Or: Are the banks really heroes?
Treasurer, Josh Frydenberg, recently praised the ‘big four’ banks for ‘stepping up to the plate and playing their part in Team Australia’.
It’s a confusing turn of phrase. A baseball metaphor for a country more usually identified with football or cricket (or, our Prime Minister’s beloved rugby). Mixed with a reference to the metaphorical ‘team’ our former Prime Minister, ‘Captain Abbot’, was so fond of.
But what moved Frydenberg to wax lyrical about the banks in the first place? Their offer to defer loan repayments for six months for small business impacted by coronavirus.
It’s an offer that has also been extended to home owners. However, as the ABC has pointed out, the ‘pause’ being offered is not exactly a holiday.
Why? Because your interest will be ‘capitalised into the rest of the term’. What does this mean?
In plain language, as the ABC reports, it means that ‘after you’re done with your mortgage ‘holiday’… your balance will be bigger than when you started the process.’
Not might be bigger. Will be bigger.
Essentially, while your loan is on pause, the interest that you’d otherwise be paying as part of your monthly repayments is added to the amount you owe.
We all know compounding interest can be a wonderful thing, when we stick $1,000 in a savings account. Not only does the bank pay us interest, but the following month, it pays us interest on that interest.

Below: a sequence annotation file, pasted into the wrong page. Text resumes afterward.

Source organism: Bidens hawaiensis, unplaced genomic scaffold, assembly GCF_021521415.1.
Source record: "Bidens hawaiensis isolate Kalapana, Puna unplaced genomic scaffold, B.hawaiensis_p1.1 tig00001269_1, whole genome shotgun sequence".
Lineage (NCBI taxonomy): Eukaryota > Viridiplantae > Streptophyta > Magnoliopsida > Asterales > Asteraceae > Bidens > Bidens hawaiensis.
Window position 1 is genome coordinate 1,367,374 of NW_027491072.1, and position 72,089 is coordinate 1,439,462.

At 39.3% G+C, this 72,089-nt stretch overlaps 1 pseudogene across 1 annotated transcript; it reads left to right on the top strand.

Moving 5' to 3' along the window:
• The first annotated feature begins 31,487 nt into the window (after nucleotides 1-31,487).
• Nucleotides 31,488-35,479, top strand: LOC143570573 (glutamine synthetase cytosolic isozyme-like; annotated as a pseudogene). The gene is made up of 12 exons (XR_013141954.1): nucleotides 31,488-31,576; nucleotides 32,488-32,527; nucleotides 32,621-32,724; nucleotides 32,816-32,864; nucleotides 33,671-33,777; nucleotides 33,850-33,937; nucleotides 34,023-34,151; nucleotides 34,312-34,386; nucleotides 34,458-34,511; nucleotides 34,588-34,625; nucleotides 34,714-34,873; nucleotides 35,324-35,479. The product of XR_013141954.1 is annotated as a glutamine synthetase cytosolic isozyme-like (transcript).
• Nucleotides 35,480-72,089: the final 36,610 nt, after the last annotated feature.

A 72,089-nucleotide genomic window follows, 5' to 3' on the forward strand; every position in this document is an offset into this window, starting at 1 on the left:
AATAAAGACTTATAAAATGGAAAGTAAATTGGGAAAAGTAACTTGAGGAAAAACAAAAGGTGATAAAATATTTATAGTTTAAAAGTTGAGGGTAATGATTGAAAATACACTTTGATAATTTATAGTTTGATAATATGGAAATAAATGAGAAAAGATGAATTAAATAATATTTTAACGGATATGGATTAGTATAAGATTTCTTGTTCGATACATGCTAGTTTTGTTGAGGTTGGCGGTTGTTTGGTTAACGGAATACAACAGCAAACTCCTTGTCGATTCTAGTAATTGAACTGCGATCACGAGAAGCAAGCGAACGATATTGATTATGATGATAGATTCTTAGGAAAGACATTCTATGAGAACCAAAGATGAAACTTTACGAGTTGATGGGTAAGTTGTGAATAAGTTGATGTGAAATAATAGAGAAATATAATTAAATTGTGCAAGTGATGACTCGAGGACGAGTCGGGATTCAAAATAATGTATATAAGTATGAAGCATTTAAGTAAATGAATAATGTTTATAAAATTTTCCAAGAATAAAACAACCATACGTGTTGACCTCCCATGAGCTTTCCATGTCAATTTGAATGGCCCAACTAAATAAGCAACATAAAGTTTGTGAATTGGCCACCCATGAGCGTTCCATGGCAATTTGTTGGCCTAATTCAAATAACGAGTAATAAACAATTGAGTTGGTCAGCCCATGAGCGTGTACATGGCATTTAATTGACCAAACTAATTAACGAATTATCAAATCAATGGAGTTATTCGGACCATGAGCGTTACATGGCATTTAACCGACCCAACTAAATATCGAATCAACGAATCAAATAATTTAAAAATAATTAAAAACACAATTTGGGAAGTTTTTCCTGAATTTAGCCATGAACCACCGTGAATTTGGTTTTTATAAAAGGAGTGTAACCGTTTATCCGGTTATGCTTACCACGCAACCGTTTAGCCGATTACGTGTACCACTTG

But it’s a horrible thing when that equation works in reverse.
Let’s look at why.
Imagine you have an outstanding mortgage of $400,000. That might sound like a lot, but it’s actually pretty typical, with averages higher in places like NSW and the ACT.
Let’s also assume your interest rate is around 3.1%. It’s not a particularly great rate, but not the worst either, according to advertised rates on ratecity.com.au
Now, we’ll compare how your loan would look after 6 months, under three payment conditions:
- Principal and Interest (otherwise known as a ‘P&I’ loan)
- Interest Only, and
- Payment Pause (interest capitalised)
Principal and Interest
Monthly payments on a regular P&I loan of this size would normally be $1,918 per month. (You can test this for yourself by plugging the details into any home loan calculator, such as this one from RateCity)
But it might shock you to know that even with such historically low interest rates (rates hovered between 5-8% back when we were paying off our loan), more than half of this payment goes to interest. (If you hit the ‘interest only’ button on the calculator, you’ll see that $1,033 per month, or close to 54% of your monthly payment at this rate is just paying the interest. A measly $855 actually goes towards reducing the principal.)
Of course, each time you reduce the principal, you also reduce the interest due the following month. While your repayment generally stays the same, it means a bigger part of your next payment is dedicated to reducing your debt, with less going to line the bank’s pocket.
So in month 1, you’ll pay $1,033 in interest, and reduce your balance to $399,116.
The following month, thanks to this smaller balance, you’ll pay just $1,031 in interest.
Yes, it’s a small difference, but it adds up over time.
This is why making extra repayments is so powerful. As little as $10 extra per week will reduce the total term of your loan by nine months, and save you close to $6,000 in interest payments you’ll no longer need to make.
Without making any extra payments, you’ll pay $11,508 over six months. Of this sum, $6,165 will go to the bank in interest. The rest will go towards reducing your amount owing, which, at the end of the six months, will come to $394,659.